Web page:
BACK ON THE BRITISH STAGE
This year’s Baftas put the seal on the revival of Kenneth Branagh’s fortunes, writes Stephen Brown. He was nominated for two out of the four actor awards-for his portrayal of Himmler’s deputy Reinhard Heydrich in Conspiracy and for the title role in Shackleton. And, after a decade’s absence from the British stage, his Richard III at the Sheffield Crucible was also generally well-reviewed.
For those fascinated by hubris, Branagh’s career had begun to seem exemplary. After a famously precocious start on television (notably Fortunes of War, in 1987), at the RSC and with his own Renaissance Theatre Company, success with his film of Henry V (1989) led to a career in Hollywood. But that first film remains his best and though, as an actor, he has worked with figures such as Robert Altman and Woody Allen, the results have been undistinguished. Branagh’s commitment to putting Shakespeare on screen-he has also filmed Much Ado About Nothing (1993), Hamlet (1996) and Love’s Labour’s Lost (1999)-curiously worked against him. It takes a director of strong, disrespectful vision-Welles, Kurosawa, Brook, Luhrmann-to reshape Shakespeare successfully for film. Branagh, though bold, is not in this league.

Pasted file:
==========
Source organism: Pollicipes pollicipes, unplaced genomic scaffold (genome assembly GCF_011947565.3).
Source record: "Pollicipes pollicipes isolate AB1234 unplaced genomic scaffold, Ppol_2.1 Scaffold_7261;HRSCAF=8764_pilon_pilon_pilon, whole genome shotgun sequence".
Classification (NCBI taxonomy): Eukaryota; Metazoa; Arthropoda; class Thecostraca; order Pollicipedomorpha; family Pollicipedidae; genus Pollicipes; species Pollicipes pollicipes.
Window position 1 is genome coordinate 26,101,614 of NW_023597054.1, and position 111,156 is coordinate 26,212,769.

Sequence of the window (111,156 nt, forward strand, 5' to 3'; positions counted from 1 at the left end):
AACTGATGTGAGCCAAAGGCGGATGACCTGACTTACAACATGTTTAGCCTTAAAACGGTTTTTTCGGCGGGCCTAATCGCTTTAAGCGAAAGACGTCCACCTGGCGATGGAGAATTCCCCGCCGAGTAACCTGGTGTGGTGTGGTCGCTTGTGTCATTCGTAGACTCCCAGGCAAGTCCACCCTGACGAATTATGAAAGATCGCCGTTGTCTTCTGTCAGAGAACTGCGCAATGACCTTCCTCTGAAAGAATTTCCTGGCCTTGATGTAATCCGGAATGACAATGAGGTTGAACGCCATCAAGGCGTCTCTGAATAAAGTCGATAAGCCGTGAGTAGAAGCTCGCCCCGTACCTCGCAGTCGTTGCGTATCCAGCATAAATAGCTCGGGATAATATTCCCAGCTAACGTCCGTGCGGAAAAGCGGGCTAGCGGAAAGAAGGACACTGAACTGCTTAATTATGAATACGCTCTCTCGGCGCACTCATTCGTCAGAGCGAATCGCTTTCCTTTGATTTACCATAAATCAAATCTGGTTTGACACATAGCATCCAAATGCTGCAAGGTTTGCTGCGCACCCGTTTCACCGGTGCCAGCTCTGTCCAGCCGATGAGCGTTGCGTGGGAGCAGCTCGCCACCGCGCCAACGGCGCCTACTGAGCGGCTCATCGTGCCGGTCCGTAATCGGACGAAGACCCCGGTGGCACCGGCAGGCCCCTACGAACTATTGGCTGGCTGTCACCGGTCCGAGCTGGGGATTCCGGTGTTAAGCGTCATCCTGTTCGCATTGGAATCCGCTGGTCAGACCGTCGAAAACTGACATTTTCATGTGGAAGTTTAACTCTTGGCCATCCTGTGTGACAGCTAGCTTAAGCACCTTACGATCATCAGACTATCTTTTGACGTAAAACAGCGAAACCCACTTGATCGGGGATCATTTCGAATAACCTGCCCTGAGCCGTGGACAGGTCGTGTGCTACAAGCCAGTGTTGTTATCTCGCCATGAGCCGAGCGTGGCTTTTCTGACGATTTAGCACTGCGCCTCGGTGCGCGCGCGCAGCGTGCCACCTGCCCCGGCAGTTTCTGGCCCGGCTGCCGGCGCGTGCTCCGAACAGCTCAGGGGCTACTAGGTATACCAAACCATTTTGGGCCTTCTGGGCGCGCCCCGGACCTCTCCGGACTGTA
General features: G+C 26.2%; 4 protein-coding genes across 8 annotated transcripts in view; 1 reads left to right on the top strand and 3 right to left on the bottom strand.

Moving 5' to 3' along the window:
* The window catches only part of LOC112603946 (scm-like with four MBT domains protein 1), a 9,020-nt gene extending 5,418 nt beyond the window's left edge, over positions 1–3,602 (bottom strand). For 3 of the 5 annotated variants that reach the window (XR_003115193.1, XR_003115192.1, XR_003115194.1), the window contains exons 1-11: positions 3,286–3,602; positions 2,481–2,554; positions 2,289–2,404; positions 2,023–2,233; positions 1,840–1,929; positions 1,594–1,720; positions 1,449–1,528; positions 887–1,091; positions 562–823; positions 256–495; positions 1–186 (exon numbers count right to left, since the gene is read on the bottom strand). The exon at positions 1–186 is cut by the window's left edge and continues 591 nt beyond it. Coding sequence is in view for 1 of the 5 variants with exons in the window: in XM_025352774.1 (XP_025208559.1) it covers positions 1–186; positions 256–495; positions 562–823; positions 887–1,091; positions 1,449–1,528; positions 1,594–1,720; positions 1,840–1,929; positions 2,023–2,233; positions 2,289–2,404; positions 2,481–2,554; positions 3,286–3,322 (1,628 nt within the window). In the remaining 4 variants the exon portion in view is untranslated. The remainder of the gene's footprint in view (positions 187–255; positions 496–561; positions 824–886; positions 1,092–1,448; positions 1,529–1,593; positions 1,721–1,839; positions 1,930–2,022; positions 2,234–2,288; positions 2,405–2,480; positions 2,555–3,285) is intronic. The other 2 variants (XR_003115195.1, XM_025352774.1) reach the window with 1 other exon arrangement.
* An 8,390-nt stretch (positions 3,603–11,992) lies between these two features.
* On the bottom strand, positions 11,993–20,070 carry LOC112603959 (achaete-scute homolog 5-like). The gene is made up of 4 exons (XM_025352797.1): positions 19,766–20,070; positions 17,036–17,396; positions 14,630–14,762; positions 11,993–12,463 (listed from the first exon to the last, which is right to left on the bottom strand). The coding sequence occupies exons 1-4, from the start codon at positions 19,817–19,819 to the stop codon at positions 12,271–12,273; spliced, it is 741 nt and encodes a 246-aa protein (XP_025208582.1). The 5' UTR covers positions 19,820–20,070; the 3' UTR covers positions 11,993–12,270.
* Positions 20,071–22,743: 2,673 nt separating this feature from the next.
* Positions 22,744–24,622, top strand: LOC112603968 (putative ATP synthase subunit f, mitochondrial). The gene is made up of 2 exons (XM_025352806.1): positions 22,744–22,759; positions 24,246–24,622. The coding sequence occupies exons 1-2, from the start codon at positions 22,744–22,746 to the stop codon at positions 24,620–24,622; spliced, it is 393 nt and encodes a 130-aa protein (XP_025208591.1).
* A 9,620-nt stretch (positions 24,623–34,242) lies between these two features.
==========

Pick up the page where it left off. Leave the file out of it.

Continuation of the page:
Critical opinion on Branagh’s acting has always been divided. He is a performer of ease; unlike many theatre actors on the screen, he almost never seems busy. He has warmth and wit. His handling of language, and of Shakespeare’s verse in particular, is dazzlingly rapid and assured. According to the FT’s Alastair Macaulay, Branagh has “a hotline to Shakespeare: he speaks the old words like his mother tongue.” But Branagh’s facility and clarity have been perceived as weaknesses too. We rarely feel in Branagh’s work-his detractors have argued-the pressure of inner tension that thrills us in really great performances. His charm can slip into blandness. Yet it may be that British irritation with Branagh reveals how, after a century of Stanislavsky and the method, we still don’t know what we want from actors.
The cunning of Branagh’s recent work is that it plays quite self-consciously on his perceived limitations, turning them into strengths. His performance as Himmler’s deputy Reinhard Heydrich in Conspiracy was an examination of the committee politics of the Wannsee conference that agreed on the final solution. Branagh’s slightly too brisk, too affable style was put to brilliant use. Here was the ultimate bureaucrat pushing through an unspeakable resolution with breezy charm:…